Judicial Tenure and the Slowing of Legal Development in England, 1600-1800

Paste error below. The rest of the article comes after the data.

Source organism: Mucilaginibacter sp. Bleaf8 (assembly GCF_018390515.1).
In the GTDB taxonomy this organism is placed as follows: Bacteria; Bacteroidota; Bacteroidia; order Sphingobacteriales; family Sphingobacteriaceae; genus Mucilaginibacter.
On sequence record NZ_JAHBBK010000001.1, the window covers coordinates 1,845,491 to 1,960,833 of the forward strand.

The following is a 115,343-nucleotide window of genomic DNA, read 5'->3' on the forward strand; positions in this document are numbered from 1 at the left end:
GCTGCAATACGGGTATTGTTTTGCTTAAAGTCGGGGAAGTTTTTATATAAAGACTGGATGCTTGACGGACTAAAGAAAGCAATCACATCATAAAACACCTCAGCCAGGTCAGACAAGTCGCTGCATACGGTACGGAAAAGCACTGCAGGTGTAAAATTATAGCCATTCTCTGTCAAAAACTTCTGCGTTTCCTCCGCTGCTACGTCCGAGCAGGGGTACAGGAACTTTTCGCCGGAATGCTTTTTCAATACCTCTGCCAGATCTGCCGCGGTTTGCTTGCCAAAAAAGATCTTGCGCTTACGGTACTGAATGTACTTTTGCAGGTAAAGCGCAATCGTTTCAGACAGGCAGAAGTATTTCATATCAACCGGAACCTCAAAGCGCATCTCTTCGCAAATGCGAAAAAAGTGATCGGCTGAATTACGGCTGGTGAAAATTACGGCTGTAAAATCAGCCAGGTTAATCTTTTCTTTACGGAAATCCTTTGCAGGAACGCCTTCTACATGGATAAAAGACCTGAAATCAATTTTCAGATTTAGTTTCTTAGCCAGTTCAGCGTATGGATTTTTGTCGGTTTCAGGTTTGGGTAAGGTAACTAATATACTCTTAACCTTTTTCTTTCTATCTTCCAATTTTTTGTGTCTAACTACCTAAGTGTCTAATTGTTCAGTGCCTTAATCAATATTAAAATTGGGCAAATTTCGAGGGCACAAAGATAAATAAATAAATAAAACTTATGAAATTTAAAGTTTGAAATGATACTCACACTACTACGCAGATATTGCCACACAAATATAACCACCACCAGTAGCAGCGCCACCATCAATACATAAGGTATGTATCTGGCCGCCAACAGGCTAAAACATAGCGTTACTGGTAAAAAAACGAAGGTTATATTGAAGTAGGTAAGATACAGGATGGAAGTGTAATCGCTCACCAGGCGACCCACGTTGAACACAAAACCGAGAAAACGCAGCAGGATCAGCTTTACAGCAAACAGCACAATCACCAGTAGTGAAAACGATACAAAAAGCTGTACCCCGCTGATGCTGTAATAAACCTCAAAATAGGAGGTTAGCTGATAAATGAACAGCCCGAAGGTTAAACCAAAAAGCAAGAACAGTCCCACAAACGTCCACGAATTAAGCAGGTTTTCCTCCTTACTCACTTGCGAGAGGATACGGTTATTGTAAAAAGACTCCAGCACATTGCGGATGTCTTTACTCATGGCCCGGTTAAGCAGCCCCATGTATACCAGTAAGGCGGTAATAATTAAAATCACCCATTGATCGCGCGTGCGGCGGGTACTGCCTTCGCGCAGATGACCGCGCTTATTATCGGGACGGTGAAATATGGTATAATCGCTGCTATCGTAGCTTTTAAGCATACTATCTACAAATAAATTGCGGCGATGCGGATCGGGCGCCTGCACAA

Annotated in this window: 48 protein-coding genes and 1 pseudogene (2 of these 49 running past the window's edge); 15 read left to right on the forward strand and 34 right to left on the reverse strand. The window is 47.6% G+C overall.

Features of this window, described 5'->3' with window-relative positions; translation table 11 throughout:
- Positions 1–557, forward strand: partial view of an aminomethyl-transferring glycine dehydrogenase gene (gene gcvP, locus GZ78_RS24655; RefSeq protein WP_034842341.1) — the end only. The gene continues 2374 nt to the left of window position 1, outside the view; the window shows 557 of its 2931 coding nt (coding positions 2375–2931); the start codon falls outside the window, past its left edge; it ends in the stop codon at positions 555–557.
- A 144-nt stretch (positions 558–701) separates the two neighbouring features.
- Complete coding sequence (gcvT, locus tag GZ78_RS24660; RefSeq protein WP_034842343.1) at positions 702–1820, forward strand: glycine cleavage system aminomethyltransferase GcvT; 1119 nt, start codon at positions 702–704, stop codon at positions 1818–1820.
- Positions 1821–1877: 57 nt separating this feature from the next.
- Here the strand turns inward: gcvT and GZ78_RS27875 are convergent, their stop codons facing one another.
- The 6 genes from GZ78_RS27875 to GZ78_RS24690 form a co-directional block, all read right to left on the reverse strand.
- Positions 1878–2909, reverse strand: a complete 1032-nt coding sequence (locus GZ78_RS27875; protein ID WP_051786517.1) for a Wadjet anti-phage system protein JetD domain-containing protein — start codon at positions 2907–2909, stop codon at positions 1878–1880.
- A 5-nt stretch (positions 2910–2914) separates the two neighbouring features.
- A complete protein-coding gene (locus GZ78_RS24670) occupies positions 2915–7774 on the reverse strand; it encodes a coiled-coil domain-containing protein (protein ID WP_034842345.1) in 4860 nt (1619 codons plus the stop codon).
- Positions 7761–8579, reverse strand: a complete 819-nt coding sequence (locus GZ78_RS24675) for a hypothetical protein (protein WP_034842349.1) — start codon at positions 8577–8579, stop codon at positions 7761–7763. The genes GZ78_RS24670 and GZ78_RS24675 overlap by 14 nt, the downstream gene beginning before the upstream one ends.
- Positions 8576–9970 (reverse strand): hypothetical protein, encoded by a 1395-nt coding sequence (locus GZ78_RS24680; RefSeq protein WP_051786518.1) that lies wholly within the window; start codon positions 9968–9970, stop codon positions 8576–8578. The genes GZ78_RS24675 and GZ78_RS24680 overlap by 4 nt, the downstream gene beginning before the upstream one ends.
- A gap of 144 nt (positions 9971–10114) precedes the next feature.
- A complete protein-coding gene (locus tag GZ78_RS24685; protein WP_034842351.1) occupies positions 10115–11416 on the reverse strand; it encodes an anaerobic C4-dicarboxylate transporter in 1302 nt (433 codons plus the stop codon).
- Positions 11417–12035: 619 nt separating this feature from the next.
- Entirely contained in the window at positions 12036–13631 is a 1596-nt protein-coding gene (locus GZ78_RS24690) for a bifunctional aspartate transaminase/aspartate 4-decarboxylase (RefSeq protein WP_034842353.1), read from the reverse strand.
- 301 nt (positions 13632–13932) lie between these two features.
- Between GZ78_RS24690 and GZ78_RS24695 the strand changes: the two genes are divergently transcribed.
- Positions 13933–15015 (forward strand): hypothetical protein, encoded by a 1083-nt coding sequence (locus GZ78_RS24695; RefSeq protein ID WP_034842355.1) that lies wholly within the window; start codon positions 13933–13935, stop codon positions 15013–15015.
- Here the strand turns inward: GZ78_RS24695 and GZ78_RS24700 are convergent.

Abstract: Conventional wisdom on English development confers iconic status on the Act of Settlement, emphasizing the clause mandating secure tenure for judges. But the Act's effect on tenure was partial, affording the opportunity to empirically identify the effect of tenure on judicial decisions. The empirics uses two new databases, one on the biographies of judges, the other recording all citations to earlier cases made in the English Reports. The paper estimates the effect of tenure on citations, a measure of judicial quality. Several strategies aid identification. Explanatory variables capture both judges' human capital and the amount of litigation reaching specific courts at specific times. The court-year panel makes difference-in-differences possible. Two different sets of instrumental-variable estimates are generated. Tenure has a strong, significant, and deleterious effect on the quality of the decisions of associate judges. Tenure has no effect on the quality of the decisions of chief judges. Perhaps England would have developed earlier had it not been for one of the monuments of English constitutional law.